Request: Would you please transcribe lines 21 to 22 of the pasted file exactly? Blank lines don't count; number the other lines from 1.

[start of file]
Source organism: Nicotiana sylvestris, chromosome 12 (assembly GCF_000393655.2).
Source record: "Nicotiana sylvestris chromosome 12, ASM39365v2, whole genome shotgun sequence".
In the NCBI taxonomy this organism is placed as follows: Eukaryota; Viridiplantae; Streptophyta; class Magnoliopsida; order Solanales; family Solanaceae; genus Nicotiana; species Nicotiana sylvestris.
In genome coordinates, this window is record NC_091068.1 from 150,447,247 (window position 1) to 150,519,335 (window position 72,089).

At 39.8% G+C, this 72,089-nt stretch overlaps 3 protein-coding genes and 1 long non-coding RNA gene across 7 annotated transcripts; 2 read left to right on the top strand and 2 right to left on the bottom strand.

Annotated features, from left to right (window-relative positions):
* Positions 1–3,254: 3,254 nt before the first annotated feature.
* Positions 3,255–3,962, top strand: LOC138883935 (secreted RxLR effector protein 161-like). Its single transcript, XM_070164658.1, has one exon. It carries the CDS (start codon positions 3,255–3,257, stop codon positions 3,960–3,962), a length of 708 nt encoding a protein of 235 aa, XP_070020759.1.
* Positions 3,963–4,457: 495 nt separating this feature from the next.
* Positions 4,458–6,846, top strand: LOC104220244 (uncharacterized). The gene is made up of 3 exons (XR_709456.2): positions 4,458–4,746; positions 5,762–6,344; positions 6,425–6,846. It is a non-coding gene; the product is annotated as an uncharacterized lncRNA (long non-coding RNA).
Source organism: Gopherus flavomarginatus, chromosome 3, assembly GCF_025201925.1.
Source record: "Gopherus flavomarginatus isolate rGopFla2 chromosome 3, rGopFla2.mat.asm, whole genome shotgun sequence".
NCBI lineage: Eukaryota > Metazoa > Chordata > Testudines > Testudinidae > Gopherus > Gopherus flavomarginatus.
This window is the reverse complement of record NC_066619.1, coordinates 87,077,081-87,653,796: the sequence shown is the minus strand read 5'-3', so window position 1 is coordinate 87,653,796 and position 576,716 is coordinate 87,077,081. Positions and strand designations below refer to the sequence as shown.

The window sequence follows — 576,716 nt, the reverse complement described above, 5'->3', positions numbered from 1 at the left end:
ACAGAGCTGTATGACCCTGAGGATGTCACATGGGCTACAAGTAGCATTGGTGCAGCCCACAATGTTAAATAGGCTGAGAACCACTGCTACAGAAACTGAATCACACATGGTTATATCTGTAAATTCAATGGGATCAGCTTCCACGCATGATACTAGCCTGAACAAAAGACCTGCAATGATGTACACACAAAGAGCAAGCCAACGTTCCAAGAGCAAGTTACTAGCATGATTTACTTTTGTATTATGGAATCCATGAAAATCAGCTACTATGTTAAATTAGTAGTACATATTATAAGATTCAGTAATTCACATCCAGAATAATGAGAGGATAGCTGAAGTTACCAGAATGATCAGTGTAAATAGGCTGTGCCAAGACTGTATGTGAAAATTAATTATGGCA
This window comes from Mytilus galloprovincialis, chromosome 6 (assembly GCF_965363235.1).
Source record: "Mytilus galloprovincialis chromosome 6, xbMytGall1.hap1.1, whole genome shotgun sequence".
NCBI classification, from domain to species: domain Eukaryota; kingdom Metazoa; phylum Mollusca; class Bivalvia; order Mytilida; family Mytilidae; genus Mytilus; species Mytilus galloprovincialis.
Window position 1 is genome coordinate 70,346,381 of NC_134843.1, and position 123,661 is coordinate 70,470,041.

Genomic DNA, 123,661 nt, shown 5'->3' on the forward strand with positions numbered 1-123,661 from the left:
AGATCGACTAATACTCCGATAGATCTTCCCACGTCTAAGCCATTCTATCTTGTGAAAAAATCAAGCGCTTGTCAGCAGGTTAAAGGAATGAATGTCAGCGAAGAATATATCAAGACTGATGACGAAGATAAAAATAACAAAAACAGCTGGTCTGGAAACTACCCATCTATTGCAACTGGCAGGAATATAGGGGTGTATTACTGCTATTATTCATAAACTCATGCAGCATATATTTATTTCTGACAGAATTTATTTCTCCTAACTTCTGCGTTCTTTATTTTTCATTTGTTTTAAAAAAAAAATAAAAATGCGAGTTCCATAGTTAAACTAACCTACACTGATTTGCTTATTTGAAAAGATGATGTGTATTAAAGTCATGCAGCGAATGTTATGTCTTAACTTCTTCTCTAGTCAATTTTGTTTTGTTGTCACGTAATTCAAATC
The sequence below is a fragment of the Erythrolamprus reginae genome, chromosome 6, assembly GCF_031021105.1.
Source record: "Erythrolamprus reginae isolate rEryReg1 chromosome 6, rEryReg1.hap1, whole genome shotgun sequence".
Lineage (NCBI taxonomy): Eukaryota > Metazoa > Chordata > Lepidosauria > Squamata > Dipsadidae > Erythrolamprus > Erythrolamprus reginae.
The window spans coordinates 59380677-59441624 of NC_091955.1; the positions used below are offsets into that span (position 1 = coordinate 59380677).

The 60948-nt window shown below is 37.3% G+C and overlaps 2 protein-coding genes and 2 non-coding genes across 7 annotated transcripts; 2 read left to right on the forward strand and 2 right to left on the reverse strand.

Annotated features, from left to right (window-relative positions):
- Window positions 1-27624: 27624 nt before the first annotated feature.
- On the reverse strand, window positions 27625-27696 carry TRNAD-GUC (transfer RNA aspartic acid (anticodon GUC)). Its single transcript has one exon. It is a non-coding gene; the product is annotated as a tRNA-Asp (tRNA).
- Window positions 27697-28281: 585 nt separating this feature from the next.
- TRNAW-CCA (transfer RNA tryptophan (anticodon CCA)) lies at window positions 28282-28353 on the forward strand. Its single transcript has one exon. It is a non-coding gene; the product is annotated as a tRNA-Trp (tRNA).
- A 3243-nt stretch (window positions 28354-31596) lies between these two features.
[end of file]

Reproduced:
Genomic DNA, 123,661 nt, shown 5'->3' on the forward strand with positions numbered 1-123,661 from the left:
AGATCGACTAATACTCCGATAGATCTTCCCACGTCTAAGCCATTCTATCTTGTGAAAAAATCAAGCGCTTGTCAGCAGGTTAAAGGAATGAATGTCAGCGAAGAATATATCAAGACTGATGACGAAGATAAAAATAACAAAAACAGCTGGTCTGGAAACTACCCATCTATTGCAACTGGCAGGAATATAGGGGTGTATTACTGCTATTATTCATAAACTCATGCAGCATATATTTATTTCTGACAGAATTTATTTCTCCTAACTTCTGCGTTCTTTATTTTTCATTTGTTTTAAAAAAAAAATAAAAATGCGAGTTCCATAGTTAAACTAACCTACACTGATTTGCTTATTTGAAAAGATGATGTGTATTAAAGTCATGCAGCGAATGTTATGTCTTAACTTCTTCTCTAGTCAATTTTGTTTTGTTGTCACGTAATTCAAATC